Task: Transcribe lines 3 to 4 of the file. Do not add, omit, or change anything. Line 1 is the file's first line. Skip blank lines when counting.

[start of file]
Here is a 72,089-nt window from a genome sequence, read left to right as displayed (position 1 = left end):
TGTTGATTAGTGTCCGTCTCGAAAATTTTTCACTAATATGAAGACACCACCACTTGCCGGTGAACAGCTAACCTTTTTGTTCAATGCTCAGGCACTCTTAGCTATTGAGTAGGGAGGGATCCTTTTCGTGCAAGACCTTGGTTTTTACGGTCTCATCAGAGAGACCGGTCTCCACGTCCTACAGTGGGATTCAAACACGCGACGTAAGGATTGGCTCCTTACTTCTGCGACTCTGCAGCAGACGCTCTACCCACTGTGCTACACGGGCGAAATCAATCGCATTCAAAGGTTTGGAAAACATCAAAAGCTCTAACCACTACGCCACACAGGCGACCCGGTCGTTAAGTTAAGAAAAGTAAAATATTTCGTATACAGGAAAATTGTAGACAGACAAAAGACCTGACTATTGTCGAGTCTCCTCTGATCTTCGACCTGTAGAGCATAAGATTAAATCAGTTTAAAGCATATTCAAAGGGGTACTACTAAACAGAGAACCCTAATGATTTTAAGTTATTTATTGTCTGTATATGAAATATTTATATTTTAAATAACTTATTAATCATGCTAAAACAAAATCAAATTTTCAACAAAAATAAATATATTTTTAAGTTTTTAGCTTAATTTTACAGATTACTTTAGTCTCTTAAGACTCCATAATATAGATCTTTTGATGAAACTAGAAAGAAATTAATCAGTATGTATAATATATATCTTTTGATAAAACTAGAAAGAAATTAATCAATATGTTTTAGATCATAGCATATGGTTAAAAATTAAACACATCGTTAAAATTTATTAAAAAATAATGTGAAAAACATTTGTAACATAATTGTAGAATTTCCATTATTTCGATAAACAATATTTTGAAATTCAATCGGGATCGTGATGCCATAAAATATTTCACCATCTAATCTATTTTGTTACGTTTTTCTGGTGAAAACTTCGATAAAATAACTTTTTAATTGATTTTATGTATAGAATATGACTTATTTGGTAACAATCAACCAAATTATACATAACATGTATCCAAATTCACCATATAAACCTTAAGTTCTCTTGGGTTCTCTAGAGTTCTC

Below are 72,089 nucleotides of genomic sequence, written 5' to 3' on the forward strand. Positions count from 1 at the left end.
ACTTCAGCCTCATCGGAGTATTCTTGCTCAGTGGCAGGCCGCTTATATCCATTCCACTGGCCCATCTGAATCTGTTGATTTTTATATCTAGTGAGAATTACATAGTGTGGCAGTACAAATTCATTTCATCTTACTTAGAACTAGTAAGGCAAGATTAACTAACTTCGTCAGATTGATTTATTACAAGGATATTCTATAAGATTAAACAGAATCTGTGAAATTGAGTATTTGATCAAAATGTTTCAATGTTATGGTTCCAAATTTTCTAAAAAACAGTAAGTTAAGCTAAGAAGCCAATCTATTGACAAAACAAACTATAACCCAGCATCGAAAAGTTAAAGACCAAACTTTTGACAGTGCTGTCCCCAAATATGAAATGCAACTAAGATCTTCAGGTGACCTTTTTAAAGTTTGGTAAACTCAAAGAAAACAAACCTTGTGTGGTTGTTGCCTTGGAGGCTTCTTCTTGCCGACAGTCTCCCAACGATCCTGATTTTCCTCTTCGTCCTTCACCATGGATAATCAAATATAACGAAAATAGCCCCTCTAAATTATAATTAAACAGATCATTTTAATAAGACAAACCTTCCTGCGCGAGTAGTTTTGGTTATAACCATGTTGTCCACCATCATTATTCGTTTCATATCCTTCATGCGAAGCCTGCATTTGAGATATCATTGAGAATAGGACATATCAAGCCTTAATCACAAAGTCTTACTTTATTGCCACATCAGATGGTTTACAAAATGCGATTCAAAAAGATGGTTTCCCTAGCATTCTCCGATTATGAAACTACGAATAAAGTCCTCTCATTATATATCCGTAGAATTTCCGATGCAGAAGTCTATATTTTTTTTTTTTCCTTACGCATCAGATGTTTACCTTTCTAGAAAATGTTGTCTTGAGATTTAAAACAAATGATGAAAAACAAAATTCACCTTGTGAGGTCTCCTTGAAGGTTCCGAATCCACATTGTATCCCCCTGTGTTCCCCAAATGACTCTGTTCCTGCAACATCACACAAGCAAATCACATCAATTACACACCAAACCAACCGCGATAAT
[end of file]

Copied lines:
Below are 72,089 nucleotides of genomic sequence, written 5' to 3' on the forward strand. Positions count from 1 at the left end.
ACTTCAGCCTCATCGGAGTATTCTTGCTCAGTGGCAGGCCGCTTATATCCATTCCACTGGCCCATCTGAATCTGTTGATTTTTATATCTAGTGAGAATTACATAGTGTGGCAGTACAAATTCATTTCATCTTACTTAGAACTAGTAAGGCAAGATTAACTAACTTCGTCAGATTGATTTATTACAAGGATATTCTATAAGATTAAACAGAATCTGTGAAATTGAGTATTTGATCAAAATGTTTCAATGTTATGGTTCCAAATTTTCTAAAAAACAGTAAGTTAAGCTAAGAAGCCAATCTATTGACAAAACAAACTATAACCCAGCATCGAAAAGTTAAAGACCAAACTTTTGACAGTGCTGTCCCCAAATATGAAATGCAACTAAGATCTTCAGGTGACCTTTTTAAAGTTTGGTAAACTCAAAGAAAACAAACCTTGTGTGGTTGTTGCCTTGGAGGCTTCTTCTTGCCGACAGTCTCCCAACGATCCTGATTTTCCTCTTCGTCCTTCACCATGGATAATCAAATATAACGAAAATAGCCCCTCTAAATTATAATTAAACAGATCATTTTAATAAGACAAACCTTCCTGCGCGAGTAGTTTTGGTTATAACCATGTTGTCCACCATCATTATTCGTTTCATATCCTTCATGCGAAGCCTGCATTTGAGATATCATTGAGAATAGGACATATCAAGCCTTAATCACAAAGTCTTACTTTATTGCCACATCAGATGGTTTACAAAATGCGATTCAAAAAGATGGTTTCCCTAGCATTCTCCGATTATGAAACTACGAATAAAGTCCTCTCATTATATATCCGTAGAATTTCCGATGCAGAAGTCTATATTTTTTTTTTTTCCTTACGCATCAGATGTTTACCTTTCTAGAAAATGTTGTCTTGAGATTTAAAACAAATGATGAAAAACAAAATTCACCTTGTGAGGTCTCCTTGAAGGTTCCGAATCCACATTGTATCCCCCTGTGTTCCCCAAATGACTCTGTTCCTGCAACATCACACAAGCAAATCACATCAATTACACACCAAACCAACCGCGATAAT